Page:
THE POEMS OF ROCHELLE MASS I Looking for the Source ~~~~~~~~~~~~~~~~~~~~~~ Time-stops, she called what she did. This was doing something important, stopping time. Sheets floated in acids, birthing figures into existence. It's the wet pictures she remembers, the movement as it roams from below as it convolutes evolves. He blows nervousness into her shoulder when he lifts her dress. The other women fade into other time, other rooms. Air is heavy as he comes toward her. She prepares for his weight, his shape feels between water and sky. Remembers stones and flowers and for just a second, the dream where she lost her legs. Then he empties. She was his field of wild rice, tall corn fat tomatoes. He pummeled her, told her who she was, but sometimes he just takes from her. Sometimes she follows him memorizes his hand, his eyes. She tries. It's a slow ride into her body. She remembers planning her death. In water, deep in, never rising no more sky. But he's taking her to better now. Don't cut me in half she pleads. It's night. The cold stays round them till they push at it. Cover themselves with each other. She is tired, moves back to her self can only see what she didn't know about him, the way he shook his hand, how his lip twisted. She waited like a cat under his leg, like slippers. There was a pattern here: she - fragments, phrases. He - open doors, thrusting her ahead. I went to a lady healer this morning, he tells her, to get peace. Here, he says, placing his hand on his chest, too much pain, wild pain, he says waving the flat hand back and forth. The healer touched my neck, held my shoulder, steadying me. She was pushing me into weeds, swamps, marshlands. I shook like a weather vane, spun round myself I left ran out. His coughing woke her, he was rolled over himself on the sofa she walked round till her hands were damp, flashing, snapping rolling the focus. Leaned over to the contours of his cheek, arm, down to his ankle. When she dropped the pages into the acid bath, the shadows blurred then became exact. Finally, there he was, she had locked him in closed a fence round his pain, simmered him down. He looked like an iris felled by heat a heavy boot or an anxious dog. He lay still - the way he wanted the healer to make him, like the iris when it was unaware of being otherwise. Didn't look ambitious almost looked discarded left in a dusty place. She refocused the camera, tried to think him out get at his totality, moved over him again, frame after frame. He would always be bigger than her, but with the lens she reduced, minimized, so that he could fit her. When the images moved up into the page his face was stained with a splash of light. She hadn't seen it would look for the source every time she came back. February: Kitsilano Beach ~~~~~~~~~~~~~~~~~~~~~~~~~~ The sand isn't dusty yet, shells shine with winter, barnacles shift light. The sea stays deep and thick. Doesn't reach the sky like in summer. I raise my collar, stare to hear the waves pound the beach - knead like bread, till I feel the land under each smack. I watch a man pulled by three dogs. They cluster, the man takes out a pipe, turns. The dogs hold together, then suddenly spring toward the sea, swarm at the edge. The sea is hard and flat, then softens. The man stands at the water's edge, impatient to tug them back bends into his pipe. The dogs scratch the logs, warning me, I hear. I gather my jacket round my waist. Once in February, years ago, I saw leafless chestnut trees cover the hillside near Pietra Santa, drank Grappa. The clear stuff burned the chill, settled into my chest. Now I stiffen, hold on so nothing will collapse care about dreams that crack. Lavender and rosemary crawl up the mountain where I live. The sun slides down my shoulder this morning; I am overdressed for winds that sweep in from the desert. Even though its barely April, summer's on the road. Tips of plants show brittle that will, in a month or so, work down to the root. The sun will not pass from here. Winter ~~~~~ The garden swells bloated and jellied. Rains wheeze freight new growth with greens I've never seen before. Winds shred and slash. Days hesitate to start, close fast. Time is different then, stores me like baggage to be claimed. My bones rattle in blues and blacks I splinter. I need you to mark the boundaries so winter can't go beyond its time. Between the shutter slats ~~~~~~~~~~~~~~~~~~~~~~~~~ The gap between night and day is frail, hardly there at all. There are only a few clear moments when day moves into night. Not really a matter of time - the space is so transparent. I read about a man who planned his death, then on a mountain road where wild birds confirm space, he turned to living. It's been a long time since I had dark plans when spaces overlapped didn't leave me air nor light. I used to think I knew enough but I'm shocked into knowing what I didn't know the way cold blasts when a door opens - like that man on the steep road. Today the day warms as it rounds to noon. At the turn of warming I think of how another man's hair rolled against his neck began slowly like words leaving a pen. I felt pretty wanted to stay. There are mangoes now, avocados and pears. The rain has started again, hits the top of the hedge, then slaps the window. Smells of summer are cleared away then night comes, scratching. I think of radishes bulging red, know that bland men do not brood nor baffle like the cold shuffling by my bed. I measure myself, match up pictures. Want to save things, get lost in details. Stay away from days that bring the same thing again shake off memories going the wrong way. Night covers me with a tight lid. I fall between the shutter slats plugged into a moving space where everything is equal but never the same. Waiting for a message ~~~~~~~~~~~~~~~~~~~~~ Trees help you see slices of sky between branches, point to things you could never reach, help you watch the growing happen, watch blossoms burst then dry, see shade twist to the pace of the sun, birds tear at unwilling seeds. Trees take the eye to where it is, where it was, then over to distant hills, far-away blue of other places and times, long ago. A tree is a lens, a viewfinder, a window. I wait below for a message of what is to yet to come. Summer is in the making ~~~~~~~~~~~~~~~~~~~~~~~ Desert winds blew in thick and dry from the deserts of Arabia, mixed ions and emotions into a soup thick with confusion. Dust covered every surface in my home sepia on cups, tables, photographs. Then rains came from the corner of the skies, slashed at the grit. Summer is in the making. A divided entry. It fades, then resolves again. Today I walked up the hill to the clinic to have the doctor tell me why pain rolls over my shoulder. Just before the grocery store, before I crossed the street, I fell, hands down. My knee sizzled, jeans tore. My shoulder hummed with new rhythm. When I came home a fresh cup of coffee spilt over the other leg. Somehow it all comes together, summer in the making and my body asking for care. I move round the rim of it, go from one tangle of flesh to another. The pain opens and closes seems calculated and cunning. Shouldn't be ignored. Worth defending. My body seems pulling away separating, looking past me. While summer is in the making, ions and emotions simmer. Home is where you go ~~~~~~~~~~~~~~~~~~~~ Clouds flat as English dinner plates hang in the slick sky. Still wrapped in British wool, my boots are marked where snow crept over the sole, where ice licked the pavement. The light is blinding as I look at the Alps. The snow looks necessary there, settled in buttermilk. The sky starched and scalding. I turn away as coffee is served, a small muffin, mint wafers also. The man across the aisle laughs - ragged, rum-filled. I push the window shade higher, yank the blanket to my shoulders. On the screen - a woman says: I've never lived in a place that doesn't have wheels, now I want a place with a patio, overlooking the sea - a table with an umbrella, drink chocolate milk as the sun goes down. Home is where you go when you fall she says. No one can tell you how to get there. The sky bleeds white, points to the shore, then steadies. Tel Aviv is bathed in noon, shades of citrus; tops of trees are where they should be. Cars twitch along. The ground crunches. Blue slips away to let the runway in. Dry bushes mark highways on land waiting for rain. When things happen ~~~~~~~~~~~~~~~~~~ The sweat of summer has been wiped away, winter has come to rescue, yet seems to assault. Shirts have sleeves now, the bed was layered first with a shawl, now the quilt. I think of soup-making since the air has thinned, lost the texture of honey. I fill these cooler days as if I'm doing it for the first time. Late afternoon the day falls before I turn on the lights. I wonder how much of summer will stay through winter as I move sandals aside, bring woolen things down. I know I have to let the heat drop away like torn paper scatter like coins. The burn of summer makes a slow exit as the cooler air sucks in. Greens in my garden return, stretch after the first thick rain. This morning I felt a gentle, clean wind from the Gilboa, but soon it will smack my window. I unfold a new sweater, put it over my shoulders remember how I used to save clothes for a special time. When I was eight I saved my winter coat, didn't wear it till I was ten, then couldn't button it. Now I know that things happen when they happen like the pling-plank of popping corn. Timing ~~~~~~ My father tuned watches fixed broken staffs and oiled springs replaced cracked dials reset wandering hands I run lost and late Jerusalem in August ~~~~~~~~~~~~~~~~~~~ I saw a Squill lily in my friend's garden. It pushed out of the summer earth amongst frayed weeds and twisted ferns above zinnias and asters that were brown and bent. In Jerusalem the changing of the seasons has been marked even though the sun is still perched high and stern even though the New Year is a full month away. In our part of the valley there is no sign of change. The new year ~~~~~~~~~~~~ Emptiness surprises me as I leave one room move slowly in the new house to the upper floor then rooms below. Disappointment hangs sticky like honey for the New Year's cake. The greening of this house was my hope. I prepared defense for the Atonement Day The neighbor built a Succah between pecan trees covered with date palms and taped his granddaughter's drawings to the walls. The Succah he says is for Jews searching for the promised land. Refugees he adds and survivors. Jews disappear and reappear he says adjusting the palms so they will filter stars. Jews dream and yearn that's what Jews are. He pats the roof. Good time to be in a new house he says. Three ferns are dropping leaves over the marble stairs. The greening of this house in the New Year was my hope. I wonder: Can a person atone for ferns? Winter-trapped ~~~~~~~~~~~~~~ When it is half dark I stay nowhere - winter-trapped my head's in a shawl. All I can do is think of wood drifted into shapes I used to bring home put near shells on the sill, try to find what I'd never seen before. Late today the light lowered and faded rounded into dull tones then snapped shut. The sun is losing heat, not like before when it wiped the front of my house leaving surfaces flat and final. A reminder ~~~~~~~~~~ A winter tide rubs markings from the sand. I watch waves collapse, erase the past. Pools form into hungry pockets, suck me in. The sand is combed, smoothed. Completely flattened now, the shore is strange. I feel the loss, it splays my toes threatening my ankles. I'm bound to a place I dreamed for once, want to ride on but am bolted to the shore. The outside pulls into dark when the sun rolls down. I watch the sky hit the sea. Night loosens my feet. I pull out one then the other. The air is thin as I turn away. This day, a reminder of something solid in my world made uncertain. 様様様様様様様様様様様様様様様様様様様様様様様様様様様様様様様様様様様様様様 II 2 nights and a day ~~~~~~~~~~~~~~~~~~ They walked into black corners of empty roads long after the moon had turned up, till the sun startled the sky. Then they twisted the lock, pulled heavy curtains into one spread, rolled into each other, using words not heard before. The day moved by, slipped away. Their laughter trembled, then silence scorched the room. The day grew old, the skies rounded. The sun fell once again. Another night stretched ahead like an open window. Like a compass bound for north ~~~~~~~~~~~~~~~~~~~~~~~~~~~~~~ Some men walk with thick thighs and flat feet, growl commands. They take what they want with yellowed hands, stare down their prey with dull eyes. Some men walk with soft steps meeting lovers on the way offer warmth like a compass bound for north. I want a man who will stroke my neck shake doubts from my lips place jewels on my eyes. What one man needs ~~~~~~~~~~~~~~~~~~ He had to be up with the sun feeding fish and threshing wheat. When the sun curled over the hill he was forced into days. To seed and trim, repair and build. The days were long, too bright, too wide. He needed narrow corridors with the moon as witness, when shadows swing out, lurch. He honors spirits that know the dark, when secrets soar. The sun disciplined him the moon allowed him freedom. One harsh, the other forgiving. A rock kicked out of place he crawls out of the damp saucer of earth when dusk falls. Wipes the day from his hands walks into the muddy hours. Send my love to Steven ~~~~~~~~~~~~~~~~~~~~~~ I was walking with a man to a coffee shop on a side street when a large woman in a brown blouse stopped right in front of him adjusted her hat and said: How are you, Mike? Haven't seen you in years and years and as the man tried to remember her name she said Steven! How is he? Haven't seen him in years. The man answered: you know him and the woman in the brown blouse asked Still painting I guess? and the man answered Yes, but not working any more than before. You know Steven. The woman took off her hat and put her basket down and said Steven never liked to work, didn't like children, calendars, nor watches. The man pointed toward the street where we were to turn left to the coffee shop, looked at his watch and said: Good to see you, Eva. And she said I knew you'd remember my name and sort of shouted as she put on her hat and picked up her basket Send my love, okay? And the man said Sure, my wife will appreciate it. Eva turned `er back and walked the other way. She's been married twice since Steven, four children, three from the second, one with the third the man told me when suddenly we heard her shout I mean, my love to Steven, okay? The man waved in her direction. He never loved her he said as we walked into the coffee shop everyone knew that, yet after all these years she still sends him her love. The riot has begun ~~~~~~~~~~~~~~~~~~ It started days ago when desert winds left the garden brittle. I watch leaves turn in like shells, twist shadows over my yard as the heat presses on. I wonder if people make their own weather. In the winery, we lean toward the wine merchant who says as if a secret: this is wine for spring, it's that light. I watch my glass fill with sun, feel more bound to the earth, my throat turns slippery. People need to incite their spirit, I think looking at my friend, who reaches for a year-old Merlot as the liquid slips past my tongue. I watch him close eyes, test. Somehow I know more about how the world is classified by watching this man. I want to trust the process, go slowly enough to follow it. Don't want to destroy the mystery by explaining too much. I wait for evening, for the street light to bring the shadows in, make my coffee cup or reading chair into something so large it stops being what it was before. I move past the lines of my life when that happens. I know a man ~~~~~~~~~~~~ I know a man who is the earth of summer - stubborn, dry and flat. Not rich enough to nourish not fleshy enough to wrap round willing roots not deep enough to hold a tree while it reaches toward the sky. What people say ~~~~~~~~~~~~~~~ The papers said: Attempted murder of ex-wife, then suicide Police officers said: Enough ammunition in his home to destroy the neighborhood The Kibbutz said: An artist-carpenter who torched the bed he made for his bride The ex-wife said: He was strict and controlling even in the good times The Army Commander said: My tank gunner, he saved my life The neighbors said: Erratic, kind His friends said: Loyal, obsessed Where's my home? ~~~~~~~~~~~~~~~ the man asks his wife of 65 years Is this where I live? You've been away for some time she answers softly This is your home now What is this place? he asks This is where you live now she touches his hand Whose things are these? Your tallis, tefillin the kipah your father gave you Why do I need them? You are a man she says to her husband a Jewish man Sometimes they take me and those things to another place to the shule to pray with other men she tells him I should stay here he says lowering his head When they need another man they come for you she says Why me? he asks, his hands shake Because a man is a man that's the Jewish way she explains I'm no longer a man he says to his wife The 4th of July ~~~~~~~~~~~~~~~ The mystery hour releases balloons as light as drifting paper. Cousins, aunts, fathers. The Fourth of July. Summer is a mass of flickering stars striped bright red-white-and-blue. Houses are vulnerable and warm, life unburied. It's a straw-angel night. Strange uncles, beloved grandfathers, mothers breathe in fragile air, remember pear-shaped memories of hands, lovely fingers. Fireworks, the final moment, then wondrous sleep, softly comes to the front lawn, to the porch. Dignity ~~~~~~~ A woman counts loaves of bread, places tomatoes near the window. Fog, lifted by the wind, shoulders the mountain. White sheets change into sails, ring the branches of the lemon tree. The land is hard cracks like words. The woman hears blossoms turning thin; she bows to the dignity of change, breaks a loaf, places two parts on the table. A kiss of sustenance, she whispers. There is nothing else to say. Like a hollyhock forced to the ground ~~~~~~~~~~~~~~~~~~~~~~~~~~~~~~~~~~~~~ A man in a striped shirt and a woman in black shorts walked out of a cafe on a side street. He ordered coffee thick with milk for both, she filled a plate with cinnamon swirls and triangles filled with cheese. They talked till the coffee cooled then walked back into the sun. He pulled a vine from between pebbles and broken earth, handed it to her. Like hollyhocks forced to the ground, he said. She smiled, replied: same color as a blouse I once had. He whispered something by her cheek as they walked. The flowers shriveled as she watched him move into the traffic. High noon ~~~~~~~~~ High noon beats when you have loved me. I am lowered into the gorge washed of all others. I wait for the shy dawn to make way for the next high noon. Rising to the surface ~~~~~~~~~~~~~~~~~~~~~ My body surfaces, rises loving has skimmed it all away. You ask ~~~~~~~ You ask me how loving comes leans, learns, spreads till it binds till both are crushed into a space that lets in only hymns and wild birds bringing berries. You ask me how loving stays circles till your skirts scatter, your breasts turn light, your thighs seek what you remember. You ask me how I loved your father but want to know how you can love. I give you nutmeg for your hair, ribbons at your waist and cream your lips. Moving like a tango, loving steps and strides returns breathless. 様様様様様様様様様様様様様様様様様様様様様様様様様様様様様様様様様様様様様様 III This month ~~~~~~~~~~ Like trains re-tracked, governments have been replaced, left and right changed places. Black-clothed missionaries serving God threaten to tip the political scales to what they know to be His will. Tomatoes redden on my window, beginning to blush. Heat lies low forces me to water plants. I watch the leaves dance. An Arab client invites me to his house in a village above Afula tells me proudly that Arafat's adviser has been appointed to our new government's Security Council. Someone startles me with x-rays of torn knee tissues sent through electronic mail. Deer sprint across our friend's yard at the foot of the Kumi Hills and cotton is plumping along the highway replacing sunflowers that were stalked in steady rows just a month ago. I wait for first rains to wash down the olives, so we can take them to the press. The New Year preoccupies me with more questions than answers. Hope surfaces, convincing me it must come from within, spread evenly till it fits me as I want to be held. I taste possibilities like medicine, catalogue what I can. East ~~~~ The house faced east. The architect intended fresh light, the first stream of morning. He placed long, wide windows in the kitchen wall, was sure facing east would bring her the spirit of Jerusalem, David's wisdom. For her, east was keffiya'd* men at road blocks unloading chairs and carpets with plump women who squatted, staring at their feet till officials ordered them to move on - green and white license plates eventually fading in the dust. She heard the muezzin from the village of Sandalah, just over the hill, whining first prayers, watched Jenin, further east over the green line, fill the horizon with new homes and brooding intentions. *head scarves, often red./black checkered fabric, sometimes white - traditionally worn by Arab men. Holding the earth ~~~~~~~~~~~~~~~~~ A sharp wind brings Golan voices down into the valley where I can hear them. Sounds like a rockslide, coarse scrub of grain and the spiral of fissures. A frantic undertow. The voices want no change, want to keep their place in that massive reach of land. In the early years, groups of children, my daughters too, were trucked up there to clear rocks and boulders smooth the surface into a welcoming place. Pears and apples are picked now through fall and winter brought south to local markets. The trees are woods, throw shadows dark as grief. Crops and cattle are rooted there. Soldiers have fallen keeping that place safe. Golan voices spike questions hurl them at anyone who'll listen. People there seem to be lying low like leaves coming down, animals at bay waiting for the chase, stirring trouble holding the earth. Strawberries from Gaza ~~~~~~~~~~~~~~~~~~~~~~ Empty boxes fall picked up returned twist and pull to the floor again. I pick one up another drops then another I place each lost square back into the jumbled cycle. Who can join the boxes place them together in a firm carton with loops at each side so I can grip the weight? Who can fill it with potatoes parsley or strawberries from Gaza? A place in Africa ~~~~~~~~~~~~~~~~~ It was the sort of night that freezes strawberries. Things often come as invasions, I thought, upheavals like this - like losing a whole field. Yet, the crop when it's there, is enjoyed as a fact, as evident. The loss is grieved, I think, more than the act celebrated. Real invasion is, I know, more than a field of strawberries, more like my friend Layah struggling again with cancer clumps now moved from her lung to her brain. I tell Layah about the strawberries. There's what to learn from nature, from the land, from animals, says Layah, I just read, I tell her, that in some places foxes meet in circles, yelp in measured tones. There's a message there, she says. She pulls up her scarf to show me a black woolen band stretched round her ears. So poorly heated here. We locals believe the heat of summer burns all year long. Sometimes the day never warms things up. You look well today, I tell her. I'm scared. It's crazy to tell her that but I'm hopeful - so I lie, she deserves better. She gets up slowly, stumbles. See? I can't move like I want, but still, I'd like to take another trip before. I've heard there's a place in Africa where the horizon curls up. I'd like to see that. On the train ~~~~~~~~~~~~ I take my place across from a sleeping man with a huge belly. As the train pulls out of Benyamina his knees press against mine. He spits, and rattles like rocks shuffled against the tracks. The snores burst then stumble. He rearranges his shoulders, pulls at his shirt. After Kfar Yehoshua, a red-headed soldier places a tefillin box on his forehead. Soldier girls sleep in every row. At Hadera I give me seat to a man with crutches, I stand in the aisle, my case between my ankles legs supporting the project of the day. A pale woman gets on at Netanya, unfolds a map on the train table, bends over, concentrates looks for something others know. The soldier by the window takes off his beret, twists the black ribbon, motions to another. Bronze wings over his shirt pocket tilt He speaks about maneuvers and dates, his hand slips down to his crotch as the other soldier refers to time and location. Across the aisle a man folds his jacket into a pillow, packs re-packs it, puts his head down. The girl beside me talks to a girl beside him, says she has decided not to return to university until the explosions end. You're not going to live anymore? She is asked Live, she answers, but not study. After the University stop, I find an empty seat, hold up the book on 'Fathers' I'm reading to block the MacDonald's dinner the fat man has placed on the table. The smell of cold french fries rises as he squeezes mayo and ketchup into clumps, drags the orange drink through the straw and bites into the double burger. Wrappings cover the table, onion rings leave stains. I raise my book higher. As Tel Aviv Central is announced, he rumbles low as wind, wipes his mouth with his sleeve. Leans forward then fills the aisle, moves towards the exit. Tel Aviv blares harsh and rude. The fat man has prepared me. Yom Kippur, England ~~~~~~~~~~~~~~~~~~~ The top news that day was 'Kevin Keegan, resigns'. Mom, says my daughter, he's the football coach. England lost to Germany 1-0. Strategy wasn't good. Sounds like she understands the situation like she cares. That news stayed at the top all week even though Milosevic is out, and a new democratic regime has come to Yugoslavia, even though Ariel Sharon walked on the Temple Mount. Narrow mention was given to Israeli front-line reservists ordered to get their things ready leave their phones open their radios on. The Chief Rabbi, small type declared, gave permission for all security personnel to ignore the 25 hour Yom Kippur fast. And three Israeli soldiers were kidnapped in Lebanon, marking Yom Kippur 2000. A courier service truck passes us advertising: It's not a promise if its not delivered. I think of Arafat promising in Washington then in Paris, then in Sharm-a-Sheikh, then Washington again. At lunch the waitress, says, a Baptist, I am. After asking where I'm from, adds firmly: The Lord will never take Israel away - written in the Bible, it is. That's a real promise, I think. 様様様様様様様様様様様様様様様様様様様様様様様様様様様様様様様様様様様様様様 IV Vinegar and wet paper bag ~~~~~~~~~~~~~~~~~~~~~~~~~ They spill white vinegar over the fries at the beach, it falls through the spaces, settles at the bottom. The salt stays on top like the fluff of first snow. I had just turned eight. I got a nickel for chips every Saturday, then I'd sit on a log, facing the sea, vinegar all over my arm, sometimes way past the elbow. I liked how it kept the smell of chips and brown bag with me as long as I wanted, even when I went to the edge of the water looking for shells. Didn't care if they were cracked just had to be real different. Flat, dark or almost completely closed. I liked the way the vinegar smell got all over my shells, even inside, stayed there till I took them home and put them on the shelf near my bed. I'd smell vinegar and wet paper bag for most of the week. Suddenly I was 16 ~~~~~~~~~~~~~~~~~ It was September in Eilat at Pini's ice cream place. Three kids sat round a stone table that stood on a thick cement leg, two boys and a girl had finished thick cones and drinks. When the dark haired boy laid his coke bottle on its circular side so it looked like a woman in bed, spun it, catching it each time so it stopped facing the girl who grabbed her mouth with one hand and her shirt in a bunch with the other each time he started the spinning and each time he stopped it after a few mad cycles so it pointed at her. The bottle dervished at the boy's twist and the girl blinked and grabbed her mouth and shirt at least a dozen times. The second boy moaned as the spinner racked up his points. I ate my vanilla ice cream with a spoon from a plastic cup and finished a bottle of mineral water watching the spinner prove his claim on the stunned girl. Suddenly he stopped the flaying bottle, grabbed it by the neck and smashed it on the table - covering the girl's chest with shards that bristled with the lights from Pini's counter. I sat at a table many years earlier when my father came raging up the steps, shoved the door so it slammed against the kitchen counter, linking his rage to a day another night and years passed. I sat head down hiding from the arguments he fired loaded and re-loaded at my Mother. As suddenly as that boy had slammed the bottle down on Pini's table my father grabbed the Nescafe jar and slammed it down in front of where I sat head down and scared. I didn't see his hand grab the bottle's waist but I felt the spray of shards over my head and the coffee grinds stifle the air. The coffee and glass swung round me. I sat as muted as the girl, when the boy said to Pini this bottle's cracked and my father ordered clean up the mess I was 16 just like that girl at Pini's ice cream place in Eilat. That September, suddenly I was 16. Printer to the King ~~~~~~~~~~~~~~~~~~~ There was only one press at the printing shop I visited last week but pages were pulled and smoothed through rollers, ink flowed where text would be, levers rose then fell. The smell of ink rises from the belly of the press same as at my Uncle Harold's years ago. He was printer to the King, then the Queen, published laws and legislation for the government of Canada. When I was a child I loved the sound, the speed, how the letters turned into sentences. Uncle Harold would have the typeset man cut out my name - one silver letter after the other - give me piles of paper in any color, whatever size I wanted. He'd tell the man in the back to glue the colors into a pad. Whatever I wanted. Once he told me how it all began, when he was 8 someone brought him a printing set with rubber letters, an ink pad, and white paper. I lifted the black letters he said, turned each one onto the pad, spellt out my name. His company became one of the largest in Canada. His dream took him into a building with presses operated by computers and lasers, a librarian who filed all the publications. But now he doesn't speak to his wife, or his daughters - doesn't seem to know who they are. Annoyed by their attention, he doesn't like when they touch him. He smiles sometimes, tries to get up when the girl comes in the afternoon. Reaches out to her and she puts his pipe in his hand, touches his head, smiles at the boy my uncle is now. Last week I was at a printing shop near Jerusalem with only one press but pages were pulled and smoothed through rollers. Levers rose and fell, ink flowed, letters became sentences. It wasn't the King's printer but then Uncle Harold isn't either. Stored time ~~~~~~~~~~~ Sometimes I want to feel thin and flat not thick and full of flesh like a fish throbbing for the pond. I want to be transparent fill a corner of a cave dark with the stench of stored time till my daughters grow up till their father becomes the man I'm looking for. I'll tell my daughters and their father stories about the cave and how sunshine is like a basket of bronze that coming home is like a wedding. This is home, I'm home I'll scream I'm blessed in such a home. My route is feverish heights to disordered depths then home once more. Controlling memories ~~~~~~~~~~~~~~~~~~~~ I want to pick the apples from the tree behind my daughter's house, make apple sauce, at least gather the fallen for salad. I watch them roll into the grass, bird-pocked like grieving pomegranates. They're not worth the trouble, my daughter says. Leaves shingle the grass with crusty shapes. I slide over, paddle along. The swooshing hugs my shoes as I think of apple pies, clear jelly. At her cafe, my daughter bakes cornmeal muffins with rosemary and red pepper to be served with vegetable chili. By mid-morning she's made apple tarts, but from apples the grocer sends me she says mine are not good quality. That afternoon I go with my father to 8th Avenue, where we lived when I was a child. I look for the tree that spread over most of the yard. The apples were a bit sour, I remember, green with a red slash on the side. The yard looked too large; the tree wasn't there. Another was in the very same place, a sapling with wrinkled, pleated fruit. They're plums, I see, when I come close. Hadn't been picked, hanging heavy from each limb. Things have changed, said my father. The back porch has a place to sit now. The front steps seem wider I add as we turn to the car. Want to talk about the tree but my father has already shut the door. The radio is blaring. I remembered the tree as clearly as the shape of my father's back as he shoveled coal into the furnace by the basement window while mother dug in the earth, pulled out lettuce for dinner. I'm trying to hold onto something of that home, that time. But I need to keep those memories under control, loosen their grip. I'm straining to let go, yet afraid that if I do there'll be nothing left of me. Wiping away the signs ~~~~~~~~~~~~~~~~~~~~~ My father bought a cottage, but not for summering, for renting to others who came to rest among the cedars beside the lake. At the beginning of the season my parents would bring me and my sisters, work for a week to repair the ravages of winter, replace broken glass, return shingles to the roof, fix the stair-boards. Get the place ready for summer fun, then take us home to the city, making sure, from there, that each tenant passed the key to the next. At the end of August, we'd go again. The colors had changed. Greens flattened, but the heat still slapped my face. Hard to believe that summer didn't burn there all year long. This time my folks repaired the ravages of summer. They'd send us to the beach. I played with my sisters till mother came with lunch. She'd sit for a while, her feet in the water. Cold chicken and potato salad tasted different at the lake, store-bought cookies had coconut ground so fine it was hardly there. My husband tells me how he summered with his family at Winnipeg Beach. They rented a cottage for the month, no repairs, no seasonal damage, no sloppy tenants, just fun. He went to the roller rink in the evenings, a chance to be with girls, he said. Cultus Lake also had a rink, but I couldn't skate. I pressed up against the fence, watched boys take girls into the swinging crowd. I'd find a couple that looked like they could skate forever; watch till I was dizzy, my fingers in the spaces of the fence. Time wrapped around the rink. One girl came every night. As soon as she fastened her skates a boy would lean towards her. She was born pretty. My feet throbbed, hands itched - the pale part of me stared. Sometimes I stayed till the rink closed, my parents on the porch drinking tea when I came back, the music twisting in me. I wanted to be a skater, a pretty girl, propped up by a boy who would hold me the way a young tree is staked, I would be beautiful, I believed, because he'd reached for me. Back in the city I'd plan how I would be next summer, but those plans got treaded like a car moving over snow. The impossible tangled up in me. I know what is possible now. As clear as instructions for Campbell's soup, I know that anything can happen. A Trade ~~~~~~~ Tracks clung to the grating hard and quiet droppings waiting obediently like pine logs dry and unable. Flies droned, fanning the bitter stench that labeled the house. Pale children snapped marbles by the curb saliva on their chins. The sun strained through oak leaves. Potatoes rotted. I hated that place reminded me of the backyard of an old man I called the witch's husband. I never looked over the fence just held my nose as I walked by on my way home from school. I was in grade two not old enough to know I could take another route. By grade three I walked on 7th one block over. I found a bush with white luscious roses that turned to me. Older now I traded the old man's smell for the scent of dreams. Paying my respects ~~~~~~~~~~~~~~~~~~ In a bitter rain, I crowded up with other wet visitors to enter Shakespeare's house. I pass a display of shoes from that time, no right or left, the guide points out. Leather uppers and metal platform lowers. Good for a day like this, he chuckles. My shoes have softened in the rain, wet seeps into the carpet. The house stayed dry, I hear, with Oak from the forest of Arden and stone from Wilmcote. I lean forward, see writing fragments a 1594 edition of Venus and Adonis hear the man in front say: Shakespeare couldn't spell. He took part in his own plays the guide says, there was no full manuscript, each actor received his own part with stage instructions. I go toward a window with shriveled frame, move closer, see Thomas Carlyle, 1800 scratched below, then Walter Scott. Keats in the center Hardy marked in the right hand corner. Damp and chilled, I join the procession - pay my respects, think of my own writing, how I forget most of what I've written once it's on the page. Only remember what needs to stay. In the rain again, in the rose garden, a Noblean wide as a chrysanthemum and a short Tuscany bloom withstand the wind. Hazlenuts, surfacing the yard curve under foot. Fresh Asparagus ~~~~~~~~~~~~~~~ She'd fill a pot up with water, salt it, put it on the flame but not for cabbage. She'd stand fresh asparagus branches or let artichokes hit the bottom or seafood come to a quick roll. She'd toss in linguine strands or ravioli pads, but never cabbage. The smell takes her to her grandmother's stories of the camps when cabbage black with worms was handed out like truffles. Cabbage is dull, she'd say but really meant too stoked with sadness. Birthing ~~~~~~~~ I should have had more children. A daughter in this dry land is hardly a birthing hardly a son hardly a soldier not a male with a gun All Poems Copyright (c) 2001 Rochelle Mass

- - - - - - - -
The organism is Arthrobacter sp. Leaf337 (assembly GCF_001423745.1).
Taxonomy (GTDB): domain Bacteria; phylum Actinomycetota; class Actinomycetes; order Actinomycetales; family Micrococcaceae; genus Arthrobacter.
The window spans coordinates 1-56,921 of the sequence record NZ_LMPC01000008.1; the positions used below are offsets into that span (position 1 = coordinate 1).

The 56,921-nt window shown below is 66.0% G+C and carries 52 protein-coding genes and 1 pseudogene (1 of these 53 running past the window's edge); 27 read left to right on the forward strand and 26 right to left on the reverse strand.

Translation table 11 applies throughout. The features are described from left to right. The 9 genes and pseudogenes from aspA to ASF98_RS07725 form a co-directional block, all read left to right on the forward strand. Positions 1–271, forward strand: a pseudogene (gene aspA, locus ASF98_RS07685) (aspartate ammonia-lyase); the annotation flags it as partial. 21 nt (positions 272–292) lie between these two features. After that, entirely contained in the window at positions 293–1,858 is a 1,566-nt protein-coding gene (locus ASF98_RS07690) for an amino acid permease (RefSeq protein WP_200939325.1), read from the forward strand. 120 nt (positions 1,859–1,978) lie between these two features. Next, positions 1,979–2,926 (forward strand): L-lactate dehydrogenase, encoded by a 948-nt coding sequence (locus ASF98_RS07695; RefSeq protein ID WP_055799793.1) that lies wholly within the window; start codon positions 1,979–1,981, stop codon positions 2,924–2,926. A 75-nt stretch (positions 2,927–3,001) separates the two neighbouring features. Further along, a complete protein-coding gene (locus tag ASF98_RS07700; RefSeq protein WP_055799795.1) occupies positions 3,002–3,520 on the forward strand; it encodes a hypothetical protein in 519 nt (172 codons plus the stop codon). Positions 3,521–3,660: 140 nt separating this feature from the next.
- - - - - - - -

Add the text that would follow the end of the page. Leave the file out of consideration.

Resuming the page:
ROCHELLE MASS Publishing acknowledgements: Some of the poems have been published in: The Jerusalem Review, Women's Studies Quarterly, Midstream, Alternatives, Kimera, Voices, Taproot, Determinations South, Kibbutz Trends, Dybbuk of Delight, IAWE Anthology and the web: Poetry Magazine, Girlswrite, Poetry Life & Times. Timing - Reuben Rose Poetry Competition, 2nd prize "Where's my Home" and "Timing " appeared in Where's my Home?, poems by Rochelle Mass, published by Premier Poets Series, Rhode Island. USA.
Welcome to Newsgroup alt.centipede. Established just for writers, poets, artists, and anyone who is creative. A place for anyone to participate in, to share their poems, and learn from all. A place to share *your* dreams, and philosophies. Even a chance to be published in a magazine. The original Centipede Network was created on May 16, 1993. Created because there were no other networks dedicated to such an audience, and with the help of Klaus Gerken, Centipede soon started to grow, and become active on many world-wide Bulletin Board Systems. We consider Centipede to be a Public Network; however, its a specialized network, dealing with any type of creative thinking. Therefore, that makes us something quite exotic, since most nets are very general and have various topics, not of interest to a writer--which is where Centipede steps in! No more fuss. A writer can now access, without phasing out any more conferences, since the whole net pertains to the writer's interests. This means that Centipede has all the active topics that any creative user seeks. And if we don't, then one shall be created. Feel free to drop by and take a look at newsgroup alt.centipede